My aesthetic-loving mind exploded the first time I stumbled upon the “small and beautiful” magic of Kazuri (Swahili for “small and beautiful”) beads. Invited by my friend Debbie Lee, my mom and I toured the workshop with her. Stunning women dressed in exotic batik fabrics leaned over a vast array of clay shapes and colors in a room flooded with light, windows thrown open to welcome warm, fragrant breezes.
Single mothers from East Africa’s largest slum are bussed daily to Kazuri’s facility in idyllic Karen, located in Nairobi’s outskirts and named after Karen Blixen of Out of Africa fame. From forming clay to firing the pieces in on-site kilns, they painstakingly create world-famous ceramic beads. As well as employment, Kazuri provides holistic care for the women and their children, qualifying as an official “Fair-Trade” organization.
Debbie, my mom, and I saved the best part for last. We entered a room about the size of a large closet, walls stacked from floor to ceiling with shelves stuffed with plastic barrels of beads. One by one, for six straight hours, we poured out the containers’ contents and reveled in a vibrant riot of glazes.
After I returned home with my first collection of Kazuri beads, I could hardly bear to make anything with them; because then I would have to part with them. I slid my little drawers open, organized by color, and savored each bead. Finally, I accepted that they were too wonderful to keep to myself and made them into earrings, necklaces, key-chains and bookmarks for Pamba Toto’s Azizi collection.
This past summer, Debbie wiled away three hours picking a new collection for me. To some, they are just piles of beads. But for those who look a little closer, each is unique, a world unto itself; some even bear the fingerprints of their makers. When I hold one, I feel somehow connected to a woman living far away on the other side of the earth, to her individual dreams, hopes, and fears.
Walking through Mathare Valley, East Africa’s second largest slum after Kibera, masses of children are everywhere, lining the path like shelves of indiscriminate beads. At first, heading down into the valley, narrow trails wind between tall concrete buildings. From balconies high above, small bodies lean over railings with wildly waving arms, shrilling a high-pitched chorus of, “Hi, how are you? Fine!” With each step down there is a small grubby hand to grasp. The river of children in brightly colored rags flows freely on either side. Some boldly approach, some hang back, eyes cast shyly to the ground. The greeting, “Sasa toto?” (“what’s up, kid?”) is certain to spark a smile.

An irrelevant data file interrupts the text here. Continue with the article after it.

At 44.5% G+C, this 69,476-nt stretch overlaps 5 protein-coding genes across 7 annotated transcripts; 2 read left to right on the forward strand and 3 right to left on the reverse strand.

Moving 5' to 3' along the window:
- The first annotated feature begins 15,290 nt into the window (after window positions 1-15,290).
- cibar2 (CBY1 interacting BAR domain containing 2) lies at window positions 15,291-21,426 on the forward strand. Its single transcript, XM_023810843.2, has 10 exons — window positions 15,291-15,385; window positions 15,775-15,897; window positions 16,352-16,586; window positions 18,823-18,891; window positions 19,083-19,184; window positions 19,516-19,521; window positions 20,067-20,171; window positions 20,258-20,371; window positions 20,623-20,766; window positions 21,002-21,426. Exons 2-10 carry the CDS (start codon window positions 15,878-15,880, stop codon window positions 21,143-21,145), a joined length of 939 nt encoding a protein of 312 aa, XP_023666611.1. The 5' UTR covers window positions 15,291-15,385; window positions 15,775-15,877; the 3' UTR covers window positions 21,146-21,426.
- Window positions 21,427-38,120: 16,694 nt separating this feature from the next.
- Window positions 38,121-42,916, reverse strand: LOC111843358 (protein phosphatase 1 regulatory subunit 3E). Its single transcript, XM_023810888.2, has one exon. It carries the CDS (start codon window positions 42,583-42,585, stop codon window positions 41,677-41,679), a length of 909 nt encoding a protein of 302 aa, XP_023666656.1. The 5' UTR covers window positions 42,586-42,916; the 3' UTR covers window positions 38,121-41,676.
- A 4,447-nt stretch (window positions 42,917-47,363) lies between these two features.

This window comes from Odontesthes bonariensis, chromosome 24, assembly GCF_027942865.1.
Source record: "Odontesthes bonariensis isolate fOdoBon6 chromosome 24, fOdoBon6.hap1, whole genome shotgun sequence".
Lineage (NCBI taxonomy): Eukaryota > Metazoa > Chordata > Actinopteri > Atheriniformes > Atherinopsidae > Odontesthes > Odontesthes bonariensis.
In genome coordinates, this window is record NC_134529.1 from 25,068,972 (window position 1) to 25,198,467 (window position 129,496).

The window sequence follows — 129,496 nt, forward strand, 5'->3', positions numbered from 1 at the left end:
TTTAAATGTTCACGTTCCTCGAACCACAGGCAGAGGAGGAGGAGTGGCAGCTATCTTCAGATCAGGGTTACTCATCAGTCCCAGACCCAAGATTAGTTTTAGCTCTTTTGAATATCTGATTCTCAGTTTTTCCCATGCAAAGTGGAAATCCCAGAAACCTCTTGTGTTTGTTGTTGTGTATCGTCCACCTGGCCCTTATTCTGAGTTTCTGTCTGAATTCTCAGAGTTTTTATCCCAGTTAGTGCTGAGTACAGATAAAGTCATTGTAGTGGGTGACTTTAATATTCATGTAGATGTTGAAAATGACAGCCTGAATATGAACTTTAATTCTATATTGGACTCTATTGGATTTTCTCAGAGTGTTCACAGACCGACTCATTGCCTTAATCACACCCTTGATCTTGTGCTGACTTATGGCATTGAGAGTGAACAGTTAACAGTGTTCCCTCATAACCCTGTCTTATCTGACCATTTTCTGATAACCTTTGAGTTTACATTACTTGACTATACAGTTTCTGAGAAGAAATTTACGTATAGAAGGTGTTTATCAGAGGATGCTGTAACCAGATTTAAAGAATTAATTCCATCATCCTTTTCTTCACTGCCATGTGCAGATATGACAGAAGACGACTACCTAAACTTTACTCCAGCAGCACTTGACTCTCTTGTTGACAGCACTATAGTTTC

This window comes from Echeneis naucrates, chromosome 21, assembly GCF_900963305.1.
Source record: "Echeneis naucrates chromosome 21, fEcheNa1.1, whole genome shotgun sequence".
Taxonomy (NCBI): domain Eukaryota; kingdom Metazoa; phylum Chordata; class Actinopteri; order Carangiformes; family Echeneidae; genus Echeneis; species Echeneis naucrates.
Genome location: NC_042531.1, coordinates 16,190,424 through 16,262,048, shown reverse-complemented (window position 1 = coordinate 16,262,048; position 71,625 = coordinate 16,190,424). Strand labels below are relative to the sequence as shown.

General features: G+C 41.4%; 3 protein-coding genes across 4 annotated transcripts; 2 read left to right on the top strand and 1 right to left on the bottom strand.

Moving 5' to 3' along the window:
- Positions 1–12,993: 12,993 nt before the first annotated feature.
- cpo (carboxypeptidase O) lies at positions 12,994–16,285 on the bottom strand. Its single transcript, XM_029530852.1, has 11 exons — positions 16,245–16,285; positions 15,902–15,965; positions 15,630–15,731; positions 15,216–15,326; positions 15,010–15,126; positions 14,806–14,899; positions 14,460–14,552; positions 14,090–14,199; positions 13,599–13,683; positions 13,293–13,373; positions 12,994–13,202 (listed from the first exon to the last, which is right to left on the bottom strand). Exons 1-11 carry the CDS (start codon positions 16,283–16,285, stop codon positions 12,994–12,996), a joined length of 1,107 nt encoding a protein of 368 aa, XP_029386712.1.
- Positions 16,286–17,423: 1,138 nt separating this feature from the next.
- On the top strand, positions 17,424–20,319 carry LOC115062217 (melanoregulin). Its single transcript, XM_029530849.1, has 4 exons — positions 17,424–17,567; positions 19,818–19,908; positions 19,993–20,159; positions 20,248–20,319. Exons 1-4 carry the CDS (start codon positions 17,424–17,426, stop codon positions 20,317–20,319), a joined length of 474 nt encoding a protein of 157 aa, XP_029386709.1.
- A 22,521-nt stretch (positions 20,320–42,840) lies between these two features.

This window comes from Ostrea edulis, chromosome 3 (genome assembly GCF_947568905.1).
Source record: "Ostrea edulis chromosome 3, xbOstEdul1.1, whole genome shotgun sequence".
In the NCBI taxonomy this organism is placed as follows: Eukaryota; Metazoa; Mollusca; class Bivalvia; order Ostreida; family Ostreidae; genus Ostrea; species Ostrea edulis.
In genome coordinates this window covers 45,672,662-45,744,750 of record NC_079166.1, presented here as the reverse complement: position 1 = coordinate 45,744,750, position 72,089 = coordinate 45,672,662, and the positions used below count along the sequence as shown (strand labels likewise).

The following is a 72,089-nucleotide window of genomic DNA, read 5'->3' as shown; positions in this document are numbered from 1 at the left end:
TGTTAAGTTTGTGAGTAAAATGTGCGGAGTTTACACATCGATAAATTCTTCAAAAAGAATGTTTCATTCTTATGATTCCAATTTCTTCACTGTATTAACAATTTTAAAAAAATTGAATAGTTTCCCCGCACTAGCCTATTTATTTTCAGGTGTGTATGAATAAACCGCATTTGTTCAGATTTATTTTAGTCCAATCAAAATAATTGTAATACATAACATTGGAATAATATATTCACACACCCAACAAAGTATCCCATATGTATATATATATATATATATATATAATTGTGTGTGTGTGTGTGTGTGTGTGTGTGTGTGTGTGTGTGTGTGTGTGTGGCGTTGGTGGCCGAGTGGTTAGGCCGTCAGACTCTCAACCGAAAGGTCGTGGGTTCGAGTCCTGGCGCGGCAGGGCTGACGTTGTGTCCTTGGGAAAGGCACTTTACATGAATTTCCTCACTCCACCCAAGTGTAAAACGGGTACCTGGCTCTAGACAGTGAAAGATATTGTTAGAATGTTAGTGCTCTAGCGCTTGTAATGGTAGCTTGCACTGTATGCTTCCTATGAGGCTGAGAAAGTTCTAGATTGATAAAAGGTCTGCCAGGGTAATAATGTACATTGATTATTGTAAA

Soon the surrounding structures transition to one story corrugated metal shacks, spilling torrents of children into the path. For every child’s hand, yet another stretches out. The Youth Fact Book published by the Kenya Institute of Economic Affairs reports that 78% of Kenyans are under age 34. Peering down narrowing mazes on either side, floods of little people dance and chant, “Wazungu!”(“white people!”). Everything around them sags and slithers down rutted grooves, down, down to the river at the heart of the Valley.
Whenever I walk through Mathare Valley, I search for one child. Somewhere, she is in the throngs.
Her name, at least as I knew her, was Emma. She was found abandoned in a field and taken to the Mother Teresa Home for Abandoned Children near Mathare Valley. I was shocked when I first saw her in her crib on my first day of three weeks of volunteering in the home. She was languid and emaciated. I was terrified that she would die in my arms as I sang and prayed over her for hours. I spent the bulk of every day with her and paid for her to receive treatment at a local hospital. As her health returned, her spirit blossomed. Her face lit up when I came in the room. I was captivated. We spent hours together playing baby games and quietly snuggling.
She protested vehemently when I put her in her crib on my last day of volunteering. My own grief was tempered by hope. She was too young to understand, but I fully intended to complete the legal process so that we could belong to each other forever. I planned to return as soon as possible. I can still hear her wails as I turned and walked away. I never saw her again.
Less than a month after my return home, just as my husband and I mutually agreed to initiate adoption paperwork, I received a message from a friend in Kenya that Emma was gone. A woman claiming to be her mother came to the orphanage. The sisters did their best to verify the story, and were fearful about the situation; but in the end, they had to let Emma go.
The slums of Nairobi have never been the same for me. Somewhere, Emma roams their labyrinths. I am always searching for her, years older but still with the same gentle wise eyes, high cheekbones, narrow chin, sweet tranquil spirit. Beneath the sewage stench, the sodden rags, the grimy skin, there are no masses of children. For me, every child is Emma.
At Sanctuary of Hope homes for orphans in Nairobi, Kenya, children forgotten by the rest of the world were hand-plucked from the devastation of Mathare Valley. Day-by-day, each is lovingly nurtured by caregivers. And they flourish in this environment; they become who they were meant to be.
Mother Teresa once said, “God counts in ones.” Something as simple as beads fashioned by women in a far-away place, something as heart-breaking as losing a child I love, something as wondrous as a home for former orphans – all testify to the irreplaceable value of each and every human being. They bear witness that amidst the preponderance of people around the world, there is One who is able to see each of us. There is One who loves us intimately, who surveys this vast globe of cultures and countries, and revels in each and every one of its inhabitants.
Allow yourself to be hand-plucked and cherished. In His Hands, you will become all you are meant to be.